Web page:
Then the usual.  Hack, commit, etc.  It's not a bad idea to first do "git svn dcommit -n" to make sure your dcommits will go to the branch directory in the remote repository.
When it's finally time to merge back into the trunk (this was the hardest part to find - this post at stackoverflow was really helpful), re-checkout the trunk to a new local branch, which I called "merge".
git checkout remotes/trunk -b merge
This seems to be the key step.  Merge the feature branch with the --squash option.
git merge --squash new_feature
Then commit and dcommit.  You may want to do a dcommit -n to reassure yourself that you're committing to the trunk.
git commit -m "Merge new_feature branch"
git svn dcommit -n  (make sure commit will go to trunk)
git svn dcommit
That's it!  You may want to clean up your branches.  This is what I did.
git checkout remotes/trunk
git checkout -b localtrunk
git branch -D new_feature
git branch -D merge

Tuesday, March 2, 2010

Switch between c/c++ source and header files in Emacs

A pretty common task when editing c/c++ programs is to switch between the source and header files (i.e. file.c or file.cpp and file.h). I had a handy keyboard shortcut in vim to do this and, despite my newfound appreciation for the concept of Emacs, this was one of those things that in practice I was sorely missing. I actually sort of expected it to be built in... M-x switch-from-source-to-header or something, but I didn't find it (please let me know if it exists!). So I did what you're supposed to do with Emacs, I forged my own. It turned out to be a pretty good exercise in learning elisp. I had to figure out how to do if-then-else, a switch statement, some simple logic, how to deal with strings, how to interact with emacs, etc. For example, there's no "else" in elisp, instead you do something like this.
(if (some condition)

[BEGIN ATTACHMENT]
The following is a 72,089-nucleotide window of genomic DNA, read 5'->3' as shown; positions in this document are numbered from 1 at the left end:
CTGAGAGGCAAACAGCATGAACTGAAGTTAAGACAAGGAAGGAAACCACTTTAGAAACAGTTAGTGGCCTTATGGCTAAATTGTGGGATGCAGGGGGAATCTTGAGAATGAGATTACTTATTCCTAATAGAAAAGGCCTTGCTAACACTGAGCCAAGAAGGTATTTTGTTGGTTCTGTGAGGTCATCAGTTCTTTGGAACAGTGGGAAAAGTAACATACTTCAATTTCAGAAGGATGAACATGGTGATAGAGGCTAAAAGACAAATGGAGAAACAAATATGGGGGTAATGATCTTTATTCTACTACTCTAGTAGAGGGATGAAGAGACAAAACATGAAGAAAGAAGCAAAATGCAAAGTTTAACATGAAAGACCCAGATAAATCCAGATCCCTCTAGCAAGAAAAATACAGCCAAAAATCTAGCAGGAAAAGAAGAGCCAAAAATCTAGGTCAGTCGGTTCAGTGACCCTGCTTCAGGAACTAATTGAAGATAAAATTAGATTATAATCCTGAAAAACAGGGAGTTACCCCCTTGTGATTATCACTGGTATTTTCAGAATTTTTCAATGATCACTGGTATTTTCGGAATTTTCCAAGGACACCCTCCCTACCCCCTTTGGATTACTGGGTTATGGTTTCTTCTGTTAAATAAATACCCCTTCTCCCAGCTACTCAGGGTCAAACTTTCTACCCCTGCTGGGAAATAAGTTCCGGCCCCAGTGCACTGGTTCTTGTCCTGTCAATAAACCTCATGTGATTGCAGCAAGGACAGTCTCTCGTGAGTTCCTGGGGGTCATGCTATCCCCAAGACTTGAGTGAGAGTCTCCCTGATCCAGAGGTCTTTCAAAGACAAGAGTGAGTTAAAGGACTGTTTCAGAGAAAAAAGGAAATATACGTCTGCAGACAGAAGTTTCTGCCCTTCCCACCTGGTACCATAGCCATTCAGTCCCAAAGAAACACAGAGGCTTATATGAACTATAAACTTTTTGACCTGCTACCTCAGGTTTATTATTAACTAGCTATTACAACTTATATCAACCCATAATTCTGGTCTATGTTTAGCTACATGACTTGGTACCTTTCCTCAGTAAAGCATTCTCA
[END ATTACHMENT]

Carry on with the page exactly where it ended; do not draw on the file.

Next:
(then action)
  (else action)
However, the actions are limited to a single statement. If you want to use more than one, you have to wrap it in a (progn ), like this.
(if (some condition)
    (then action)
    (else action 1)
    (else action 2)
Anyways, here's my function to switch between source and header files. I'm sure there's a better way to do it. There's a couple shortcomings here - it only knows about ".h", ".c", and ".cpp" extensions and if there is no ".c" or ".cpp" file corresponding to a header, it opens up a ".cpp" file for you (maybe you wanted ".c"...). There ought to be a way around the first problem - you could at least specify a configurable table of extension associations. The second problem may be more of a design decision problem. It works pretty well for me - I develop primarily in c++, so assuming ".cpp" is fine for me. If you want the opposite behavior, just swap ".cpp" and ".c" so they are checked in the opposite order. Of course you could ask for an input, but that goes beyond the scope of what I wanted. Another open question for me is how elisp treats local and global variables. I've purposely chosen short, unintelligible variables names here to avoid clobbering some other global variable. I think the "let" command has something to do with this, but I didn't have time to work it out.
(defun dts-switch-between-header-and-source ()
  "Switch between a c/c++ header (.h) and its corresponding source (.c/.cpp)."
  ;; grab the base of the current buffer's file name
  (setq bse (file-name-sans-extension buffer-file-name))
  ;; and the extension, converted to lowercase so we can
  ;; compare it to "h", "c", "cpp", etc
  (setq ext (downcase (file-name-extension buffer-file-name)))
  ;; This is like a c/c++ switch statement, except that the
  ;; conditions can be any true/false evaluated statement